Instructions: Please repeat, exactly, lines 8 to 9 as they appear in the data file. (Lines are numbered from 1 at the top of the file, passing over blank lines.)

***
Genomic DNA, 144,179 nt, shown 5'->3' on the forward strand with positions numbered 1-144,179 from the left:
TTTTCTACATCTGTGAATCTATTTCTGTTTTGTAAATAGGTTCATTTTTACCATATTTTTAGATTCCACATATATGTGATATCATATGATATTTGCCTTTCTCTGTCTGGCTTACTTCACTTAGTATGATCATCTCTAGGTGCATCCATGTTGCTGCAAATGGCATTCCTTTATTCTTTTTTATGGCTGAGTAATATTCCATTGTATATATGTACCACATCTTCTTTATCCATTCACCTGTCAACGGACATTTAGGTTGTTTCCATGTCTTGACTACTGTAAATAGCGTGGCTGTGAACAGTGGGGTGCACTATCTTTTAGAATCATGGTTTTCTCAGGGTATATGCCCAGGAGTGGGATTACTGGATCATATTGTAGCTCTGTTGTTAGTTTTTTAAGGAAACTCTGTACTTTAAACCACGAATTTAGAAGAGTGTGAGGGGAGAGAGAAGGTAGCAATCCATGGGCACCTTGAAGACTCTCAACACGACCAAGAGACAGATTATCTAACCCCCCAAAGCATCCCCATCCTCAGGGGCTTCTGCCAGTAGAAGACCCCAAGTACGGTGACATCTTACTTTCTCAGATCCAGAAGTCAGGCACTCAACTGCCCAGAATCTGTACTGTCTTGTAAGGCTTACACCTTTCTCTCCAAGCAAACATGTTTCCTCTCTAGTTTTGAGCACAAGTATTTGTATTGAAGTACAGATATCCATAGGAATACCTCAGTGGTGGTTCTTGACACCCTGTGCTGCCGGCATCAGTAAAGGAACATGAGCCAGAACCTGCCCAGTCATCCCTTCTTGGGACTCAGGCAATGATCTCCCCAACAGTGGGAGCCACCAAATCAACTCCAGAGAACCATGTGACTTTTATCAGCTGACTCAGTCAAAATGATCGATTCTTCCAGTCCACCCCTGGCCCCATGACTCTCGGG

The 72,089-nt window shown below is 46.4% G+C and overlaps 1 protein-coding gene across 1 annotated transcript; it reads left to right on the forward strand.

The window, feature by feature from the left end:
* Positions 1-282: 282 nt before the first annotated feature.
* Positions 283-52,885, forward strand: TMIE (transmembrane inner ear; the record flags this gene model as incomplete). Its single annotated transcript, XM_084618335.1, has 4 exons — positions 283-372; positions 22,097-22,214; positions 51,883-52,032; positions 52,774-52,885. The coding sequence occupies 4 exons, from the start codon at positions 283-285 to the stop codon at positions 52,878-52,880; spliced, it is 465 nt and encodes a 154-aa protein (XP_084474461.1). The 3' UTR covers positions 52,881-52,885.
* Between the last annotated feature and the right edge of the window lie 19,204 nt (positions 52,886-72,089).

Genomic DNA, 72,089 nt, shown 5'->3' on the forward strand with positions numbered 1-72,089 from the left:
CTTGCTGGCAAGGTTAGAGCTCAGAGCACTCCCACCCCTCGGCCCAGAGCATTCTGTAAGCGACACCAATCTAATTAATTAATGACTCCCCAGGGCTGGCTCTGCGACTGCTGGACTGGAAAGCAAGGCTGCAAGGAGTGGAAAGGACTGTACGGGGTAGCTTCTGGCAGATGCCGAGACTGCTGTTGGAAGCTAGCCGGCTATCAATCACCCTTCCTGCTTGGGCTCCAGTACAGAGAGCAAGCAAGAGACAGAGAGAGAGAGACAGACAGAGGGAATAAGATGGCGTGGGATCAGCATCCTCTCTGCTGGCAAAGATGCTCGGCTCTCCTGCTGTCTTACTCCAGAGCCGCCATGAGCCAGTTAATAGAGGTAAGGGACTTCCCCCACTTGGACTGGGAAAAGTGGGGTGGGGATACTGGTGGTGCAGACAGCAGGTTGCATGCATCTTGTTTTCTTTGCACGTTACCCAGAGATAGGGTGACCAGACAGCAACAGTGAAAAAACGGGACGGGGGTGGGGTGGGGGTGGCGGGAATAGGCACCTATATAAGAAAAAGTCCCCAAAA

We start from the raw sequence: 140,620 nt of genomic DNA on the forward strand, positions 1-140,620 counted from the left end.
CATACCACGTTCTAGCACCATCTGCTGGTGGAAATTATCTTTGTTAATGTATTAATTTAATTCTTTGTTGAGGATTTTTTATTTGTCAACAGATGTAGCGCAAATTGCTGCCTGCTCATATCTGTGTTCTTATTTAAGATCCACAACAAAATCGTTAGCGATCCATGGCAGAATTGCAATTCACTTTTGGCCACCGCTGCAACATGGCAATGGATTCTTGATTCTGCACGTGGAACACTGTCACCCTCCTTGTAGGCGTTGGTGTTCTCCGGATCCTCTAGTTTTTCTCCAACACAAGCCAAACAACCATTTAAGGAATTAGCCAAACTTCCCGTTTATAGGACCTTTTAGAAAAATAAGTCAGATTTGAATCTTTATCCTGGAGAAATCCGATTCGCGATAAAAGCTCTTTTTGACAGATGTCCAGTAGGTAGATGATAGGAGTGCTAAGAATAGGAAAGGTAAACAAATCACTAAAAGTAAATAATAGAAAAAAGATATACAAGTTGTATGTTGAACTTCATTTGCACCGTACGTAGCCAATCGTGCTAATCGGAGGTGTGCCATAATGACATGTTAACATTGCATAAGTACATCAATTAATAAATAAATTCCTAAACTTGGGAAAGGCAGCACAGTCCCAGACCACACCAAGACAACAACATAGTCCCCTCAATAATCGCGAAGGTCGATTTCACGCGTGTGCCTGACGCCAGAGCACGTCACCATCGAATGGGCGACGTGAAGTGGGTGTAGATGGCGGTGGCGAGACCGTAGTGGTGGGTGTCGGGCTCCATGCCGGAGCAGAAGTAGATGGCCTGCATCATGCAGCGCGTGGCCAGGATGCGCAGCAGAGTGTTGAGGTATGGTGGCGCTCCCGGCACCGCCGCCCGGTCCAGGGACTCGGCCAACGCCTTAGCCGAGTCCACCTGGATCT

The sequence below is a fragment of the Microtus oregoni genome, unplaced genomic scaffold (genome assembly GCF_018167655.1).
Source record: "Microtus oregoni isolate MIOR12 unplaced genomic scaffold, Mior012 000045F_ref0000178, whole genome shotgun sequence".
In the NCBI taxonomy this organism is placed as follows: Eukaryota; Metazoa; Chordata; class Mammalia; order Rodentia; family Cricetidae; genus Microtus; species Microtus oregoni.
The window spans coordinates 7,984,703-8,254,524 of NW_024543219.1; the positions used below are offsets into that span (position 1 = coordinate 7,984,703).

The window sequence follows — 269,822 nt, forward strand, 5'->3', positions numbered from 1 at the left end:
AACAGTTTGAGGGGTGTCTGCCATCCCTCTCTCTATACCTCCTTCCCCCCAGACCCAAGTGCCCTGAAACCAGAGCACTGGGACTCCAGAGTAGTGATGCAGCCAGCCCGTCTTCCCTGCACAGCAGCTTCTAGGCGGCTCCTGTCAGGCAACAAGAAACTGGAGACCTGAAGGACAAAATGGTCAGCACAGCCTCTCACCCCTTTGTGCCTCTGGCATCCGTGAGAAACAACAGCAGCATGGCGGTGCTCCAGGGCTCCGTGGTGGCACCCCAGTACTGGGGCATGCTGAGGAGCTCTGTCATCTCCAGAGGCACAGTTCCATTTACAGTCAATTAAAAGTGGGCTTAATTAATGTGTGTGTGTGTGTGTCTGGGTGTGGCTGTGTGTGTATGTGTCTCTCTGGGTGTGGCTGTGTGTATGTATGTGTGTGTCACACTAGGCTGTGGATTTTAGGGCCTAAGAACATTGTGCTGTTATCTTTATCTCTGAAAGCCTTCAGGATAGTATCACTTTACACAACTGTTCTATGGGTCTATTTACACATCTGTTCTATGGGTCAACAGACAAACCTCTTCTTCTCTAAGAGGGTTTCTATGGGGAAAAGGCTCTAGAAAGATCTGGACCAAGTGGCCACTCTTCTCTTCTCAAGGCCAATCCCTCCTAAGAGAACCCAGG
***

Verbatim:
Genomic DNA, 72,089 nt, shown 5'->3' on the forward strand with positions numbered 1-72,089 from the left:
CTTGCTGGCAAGGTTAGAGCTCAGAGCACTCCCACCCCTCGGCCCAGAGCATTCTGTAAGCGACACCAATCTAATTAATTAATGACTCCCCAGGGCTGGCTCTGCGACTGCTGGACTGGAAAGCAAGGCTGCAAGGAGTGGAAAGGACTGTACGGGGTAGCTTCTGGCAGATGCCGAGACTGCTGTTGGAAGCTAGCCGGCTATCAATCACCCTTCCTGCTTGGGCTCCAGTACAGAGAGCAAGCAAGAGACAGAGAGAGAGAGACAGACAGAGGGAATAAGATGGCGTGGGATCAGCATCCTCTCTGCTGGCAAAGATGCTCGGCTCTCCTGCTGTCTTACTCCAGAGCCGCCATGAGCCAGTTAATAGAGGTAAGGGACTTCCCCCACTTGGACTGGGAAAAGTGGGGTGGGGATACTGGTGGTGCAGACAGCAGGTTGCATGCATCTTGTTTTCTTTGCACGTTACCCAGAGATAGGGTGACCAGACAGCAACAGTGAAAAAACGGGACGGGGGTGGGGTGGGGGTGGCGGGAATAGGCACCTATATAAGAAAAAGTCCCCAAAA